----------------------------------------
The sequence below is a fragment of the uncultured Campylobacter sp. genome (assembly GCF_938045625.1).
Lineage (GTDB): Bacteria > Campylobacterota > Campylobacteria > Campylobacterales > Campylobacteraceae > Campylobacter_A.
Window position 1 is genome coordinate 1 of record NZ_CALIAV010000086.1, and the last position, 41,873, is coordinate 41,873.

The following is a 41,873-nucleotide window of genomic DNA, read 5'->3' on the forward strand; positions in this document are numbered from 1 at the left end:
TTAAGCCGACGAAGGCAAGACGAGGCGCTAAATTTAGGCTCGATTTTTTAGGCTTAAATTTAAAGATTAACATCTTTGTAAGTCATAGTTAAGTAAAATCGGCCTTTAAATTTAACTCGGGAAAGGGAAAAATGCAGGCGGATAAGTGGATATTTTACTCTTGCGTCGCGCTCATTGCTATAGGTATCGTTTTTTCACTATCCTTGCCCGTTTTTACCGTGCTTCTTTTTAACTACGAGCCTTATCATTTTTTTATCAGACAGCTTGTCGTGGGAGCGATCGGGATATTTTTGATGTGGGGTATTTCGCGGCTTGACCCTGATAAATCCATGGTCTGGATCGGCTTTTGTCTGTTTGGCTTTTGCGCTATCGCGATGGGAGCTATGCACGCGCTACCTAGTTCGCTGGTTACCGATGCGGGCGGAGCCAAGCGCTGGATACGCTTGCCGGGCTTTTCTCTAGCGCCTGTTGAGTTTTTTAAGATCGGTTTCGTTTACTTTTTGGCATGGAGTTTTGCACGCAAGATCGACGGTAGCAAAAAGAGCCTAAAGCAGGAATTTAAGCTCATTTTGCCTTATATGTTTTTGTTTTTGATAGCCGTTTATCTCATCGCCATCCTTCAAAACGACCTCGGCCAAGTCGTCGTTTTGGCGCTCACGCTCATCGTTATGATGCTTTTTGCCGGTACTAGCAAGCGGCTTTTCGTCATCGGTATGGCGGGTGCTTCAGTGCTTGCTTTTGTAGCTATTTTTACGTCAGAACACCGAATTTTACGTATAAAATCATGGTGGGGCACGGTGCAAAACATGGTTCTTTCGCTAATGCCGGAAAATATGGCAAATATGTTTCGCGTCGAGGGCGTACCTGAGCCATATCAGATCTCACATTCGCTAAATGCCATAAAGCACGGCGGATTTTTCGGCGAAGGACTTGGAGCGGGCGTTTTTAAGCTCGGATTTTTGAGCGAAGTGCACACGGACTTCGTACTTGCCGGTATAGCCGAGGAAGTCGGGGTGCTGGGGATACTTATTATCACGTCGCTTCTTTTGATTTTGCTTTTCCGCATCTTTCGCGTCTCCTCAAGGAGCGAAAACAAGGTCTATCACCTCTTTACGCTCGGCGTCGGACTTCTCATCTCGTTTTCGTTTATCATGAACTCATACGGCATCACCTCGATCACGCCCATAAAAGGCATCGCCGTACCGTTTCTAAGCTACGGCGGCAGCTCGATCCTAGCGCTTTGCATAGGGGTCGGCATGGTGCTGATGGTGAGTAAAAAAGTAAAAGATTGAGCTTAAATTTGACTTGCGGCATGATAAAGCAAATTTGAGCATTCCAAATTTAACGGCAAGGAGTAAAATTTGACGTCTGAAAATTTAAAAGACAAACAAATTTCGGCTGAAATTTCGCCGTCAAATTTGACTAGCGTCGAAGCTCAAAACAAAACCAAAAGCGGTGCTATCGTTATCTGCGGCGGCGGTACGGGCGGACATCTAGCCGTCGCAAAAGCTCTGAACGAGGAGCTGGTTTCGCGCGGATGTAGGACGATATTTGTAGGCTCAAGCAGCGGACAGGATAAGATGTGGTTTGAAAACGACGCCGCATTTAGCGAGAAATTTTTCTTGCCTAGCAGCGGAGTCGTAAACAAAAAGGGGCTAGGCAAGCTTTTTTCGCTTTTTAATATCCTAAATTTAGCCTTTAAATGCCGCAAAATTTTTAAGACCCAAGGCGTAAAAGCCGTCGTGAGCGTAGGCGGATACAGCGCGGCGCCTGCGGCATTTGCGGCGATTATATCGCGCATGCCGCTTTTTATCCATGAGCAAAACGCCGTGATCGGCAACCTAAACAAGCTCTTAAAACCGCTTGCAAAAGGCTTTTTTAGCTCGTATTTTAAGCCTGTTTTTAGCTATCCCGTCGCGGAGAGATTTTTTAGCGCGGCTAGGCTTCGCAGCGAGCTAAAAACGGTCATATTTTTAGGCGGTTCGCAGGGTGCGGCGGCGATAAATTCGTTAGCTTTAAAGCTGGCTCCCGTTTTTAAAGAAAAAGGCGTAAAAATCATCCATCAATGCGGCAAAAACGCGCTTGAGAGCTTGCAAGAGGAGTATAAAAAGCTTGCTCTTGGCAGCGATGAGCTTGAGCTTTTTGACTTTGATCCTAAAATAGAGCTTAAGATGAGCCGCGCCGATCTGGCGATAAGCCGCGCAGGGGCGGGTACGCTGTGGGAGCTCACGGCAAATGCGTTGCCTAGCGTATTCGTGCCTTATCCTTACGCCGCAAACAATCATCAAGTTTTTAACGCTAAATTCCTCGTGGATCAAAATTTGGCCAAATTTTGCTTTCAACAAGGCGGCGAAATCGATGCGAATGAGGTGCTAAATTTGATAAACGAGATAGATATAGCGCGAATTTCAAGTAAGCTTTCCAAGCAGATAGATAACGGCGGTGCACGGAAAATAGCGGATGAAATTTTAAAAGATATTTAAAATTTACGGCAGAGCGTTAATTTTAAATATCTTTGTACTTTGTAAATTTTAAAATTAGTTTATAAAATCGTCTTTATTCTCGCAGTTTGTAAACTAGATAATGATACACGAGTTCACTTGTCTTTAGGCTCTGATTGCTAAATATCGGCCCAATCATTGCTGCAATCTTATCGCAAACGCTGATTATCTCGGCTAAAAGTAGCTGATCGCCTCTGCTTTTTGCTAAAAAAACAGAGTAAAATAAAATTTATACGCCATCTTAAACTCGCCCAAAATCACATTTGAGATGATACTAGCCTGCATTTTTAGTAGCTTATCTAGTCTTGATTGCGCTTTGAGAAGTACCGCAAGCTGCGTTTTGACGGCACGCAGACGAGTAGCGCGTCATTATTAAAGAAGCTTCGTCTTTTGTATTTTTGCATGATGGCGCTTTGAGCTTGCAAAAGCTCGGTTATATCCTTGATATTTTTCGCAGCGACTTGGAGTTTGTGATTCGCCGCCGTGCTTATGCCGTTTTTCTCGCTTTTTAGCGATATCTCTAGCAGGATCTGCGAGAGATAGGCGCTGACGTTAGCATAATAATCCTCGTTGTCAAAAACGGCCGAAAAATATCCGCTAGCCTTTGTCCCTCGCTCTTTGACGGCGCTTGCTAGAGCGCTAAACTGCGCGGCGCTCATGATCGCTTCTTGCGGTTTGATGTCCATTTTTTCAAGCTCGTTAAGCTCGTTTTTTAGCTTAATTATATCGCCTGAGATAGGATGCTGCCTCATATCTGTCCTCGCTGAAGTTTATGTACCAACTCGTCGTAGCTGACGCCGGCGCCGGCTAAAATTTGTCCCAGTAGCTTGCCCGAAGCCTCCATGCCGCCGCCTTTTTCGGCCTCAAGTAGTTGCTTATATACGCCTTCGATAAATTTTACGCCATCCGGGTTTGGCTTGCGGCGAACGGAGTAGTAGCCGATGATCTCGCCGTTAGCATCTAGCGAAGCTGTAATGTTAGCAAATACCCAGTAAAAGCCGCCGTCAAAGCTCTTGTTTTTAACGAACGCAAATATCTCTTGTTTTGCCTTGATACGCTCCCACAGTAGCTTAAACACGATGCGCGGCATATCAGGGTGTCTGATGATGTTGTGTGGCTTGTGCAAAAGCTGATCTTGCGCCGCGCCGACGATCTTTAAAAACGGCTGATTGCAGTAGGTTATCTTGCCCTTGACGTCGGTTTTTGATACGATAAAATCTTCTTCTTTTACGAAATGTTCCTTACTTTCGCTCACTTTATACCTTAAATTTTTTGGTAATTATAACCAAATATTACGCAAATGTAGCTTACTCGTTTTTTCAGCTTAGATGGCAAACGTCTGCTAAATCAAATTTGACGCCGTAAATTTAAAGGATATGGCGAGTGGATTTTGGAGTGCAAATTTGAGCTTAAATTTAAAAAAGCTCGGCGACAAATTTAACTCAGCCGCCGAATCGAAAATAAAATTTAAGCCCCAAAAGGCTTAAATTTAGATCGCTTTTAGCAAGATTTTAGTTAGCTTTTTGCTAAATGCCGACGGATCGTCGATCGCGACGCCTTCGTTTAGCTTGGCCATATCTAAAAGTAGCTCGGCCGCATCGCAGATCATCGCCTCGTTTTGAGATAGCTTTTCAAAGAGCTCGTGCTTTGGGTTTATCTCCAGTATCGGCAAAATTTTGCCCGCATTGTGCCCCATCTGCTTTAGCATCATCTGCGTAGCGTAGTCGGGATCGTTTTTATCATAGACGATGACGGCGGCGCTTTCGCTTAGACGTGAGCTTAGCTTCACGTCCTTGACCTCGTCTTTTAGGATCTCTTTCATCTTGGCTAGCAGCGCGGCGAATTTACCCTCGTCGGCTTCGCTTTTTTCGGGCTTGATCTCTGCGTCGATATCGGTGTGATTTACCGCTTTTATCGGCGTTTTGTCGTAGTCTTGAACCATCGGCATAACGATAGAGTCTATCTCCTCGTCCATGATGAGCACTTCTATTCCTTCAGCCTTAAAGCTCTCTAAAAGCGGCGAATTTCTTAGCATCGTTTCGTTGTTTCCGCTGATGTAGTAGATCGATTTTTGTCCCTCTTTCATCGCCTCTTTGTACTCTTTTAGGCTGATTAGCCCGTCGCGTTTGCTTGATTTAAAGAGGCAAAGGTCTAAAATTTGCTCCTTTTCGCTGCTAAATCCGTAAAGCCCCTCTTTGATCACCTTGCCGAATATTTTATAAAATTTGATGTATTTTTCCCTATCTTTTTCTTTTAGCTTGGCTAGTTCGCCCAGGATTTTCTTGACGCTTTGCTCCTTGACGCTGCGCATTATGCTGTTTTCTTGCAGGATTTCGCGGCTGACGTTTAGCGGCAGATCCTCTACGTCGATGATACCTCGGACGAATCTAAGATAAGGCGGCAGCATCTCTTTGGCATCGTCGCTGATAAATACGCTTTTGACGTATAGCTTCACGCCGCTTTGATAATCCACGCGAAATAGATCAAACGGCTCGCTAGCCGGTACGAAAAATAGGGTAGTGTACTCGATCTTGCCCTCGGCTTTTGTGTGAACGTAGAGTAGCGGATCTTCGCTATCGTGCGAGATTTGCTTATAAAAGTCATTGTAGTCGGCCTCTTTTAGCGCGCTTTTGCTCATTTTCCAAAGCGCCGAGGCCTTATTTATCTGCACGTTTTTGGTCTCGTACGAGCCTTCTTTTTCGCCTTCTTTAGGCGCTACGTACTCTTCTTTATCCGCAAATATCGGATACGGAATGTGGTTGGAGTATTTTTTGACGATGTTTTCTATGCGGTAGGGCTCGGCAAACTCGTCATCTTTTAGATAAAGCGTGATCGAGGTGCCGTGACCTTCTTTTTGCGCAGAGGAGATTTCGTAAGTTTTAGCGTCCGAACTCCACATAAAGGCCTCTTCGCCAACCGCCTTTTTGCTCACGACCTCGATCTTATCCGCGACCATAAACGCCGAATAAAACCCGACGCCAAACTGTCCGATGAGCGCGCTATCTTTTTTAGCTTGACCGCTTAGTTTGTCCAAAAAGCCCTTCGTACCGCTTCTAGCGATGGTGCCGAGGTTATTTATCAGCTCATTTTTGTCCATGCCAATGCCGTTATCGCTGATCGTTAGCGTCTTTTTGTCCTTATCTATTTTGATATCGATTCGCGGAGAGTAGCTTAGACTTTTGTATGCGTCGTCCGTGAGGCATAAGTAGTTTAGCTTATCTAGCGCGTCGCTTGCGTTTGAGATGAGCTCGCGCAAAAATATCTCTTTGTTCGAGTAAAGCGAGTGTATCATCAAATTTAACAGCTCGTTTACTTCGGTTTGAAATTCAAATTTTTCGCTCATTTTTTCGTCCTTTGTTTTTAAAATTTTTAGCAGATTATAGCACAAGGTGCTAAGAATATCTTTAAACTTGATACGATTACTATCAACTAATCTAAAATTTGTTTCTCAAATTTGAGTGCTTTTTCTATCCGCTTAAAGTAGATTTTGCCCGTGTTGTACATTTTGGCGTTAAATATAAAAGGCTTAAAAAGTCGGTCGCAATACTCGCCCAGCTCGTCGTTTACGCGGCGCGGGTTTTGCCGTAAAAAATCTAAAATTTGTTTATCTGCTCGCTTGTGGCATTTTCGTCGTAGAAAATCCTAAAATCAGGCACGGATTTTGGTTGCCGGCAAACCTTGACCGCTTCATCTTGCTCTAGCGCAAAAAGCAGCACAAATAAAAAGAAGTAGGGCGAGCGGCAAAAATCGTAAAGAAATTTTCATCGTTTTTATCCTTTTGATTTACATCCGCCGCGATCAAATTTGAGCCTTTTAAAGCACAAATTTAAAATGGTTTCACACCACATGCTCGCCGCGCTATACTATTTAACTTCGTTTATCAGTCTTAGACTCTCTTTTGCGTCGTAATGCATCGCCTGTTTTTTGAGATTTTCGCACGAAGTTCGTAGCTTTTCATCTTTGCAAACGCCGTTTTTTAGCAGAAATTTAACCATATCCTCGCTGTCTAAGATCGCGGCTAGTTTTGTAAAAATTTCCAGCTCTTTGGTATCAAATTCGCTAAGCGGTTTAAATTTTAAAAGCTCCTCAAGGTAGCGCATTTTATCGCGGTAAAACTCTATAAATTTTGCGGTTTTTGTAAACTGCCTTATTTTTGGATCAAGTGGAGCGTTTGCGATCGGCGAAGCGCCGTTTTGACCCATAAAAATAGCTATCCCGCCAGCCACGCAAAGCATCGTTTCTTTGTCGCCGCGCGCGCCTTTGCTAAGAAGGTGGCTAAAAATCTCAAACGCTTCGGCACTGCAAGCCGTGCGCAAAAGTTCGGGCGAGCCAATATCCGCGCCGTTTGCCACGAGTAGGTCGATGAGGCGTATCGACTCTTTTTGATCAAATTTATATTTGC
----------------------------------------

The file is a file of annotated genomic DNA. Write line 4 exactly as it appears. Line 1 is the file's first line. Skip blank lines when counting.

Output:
The following is a 41,873-nucleotide window of genomic DNA, read 5'->3' on the forward strand; positions in this document are numbered from 1 at the left end: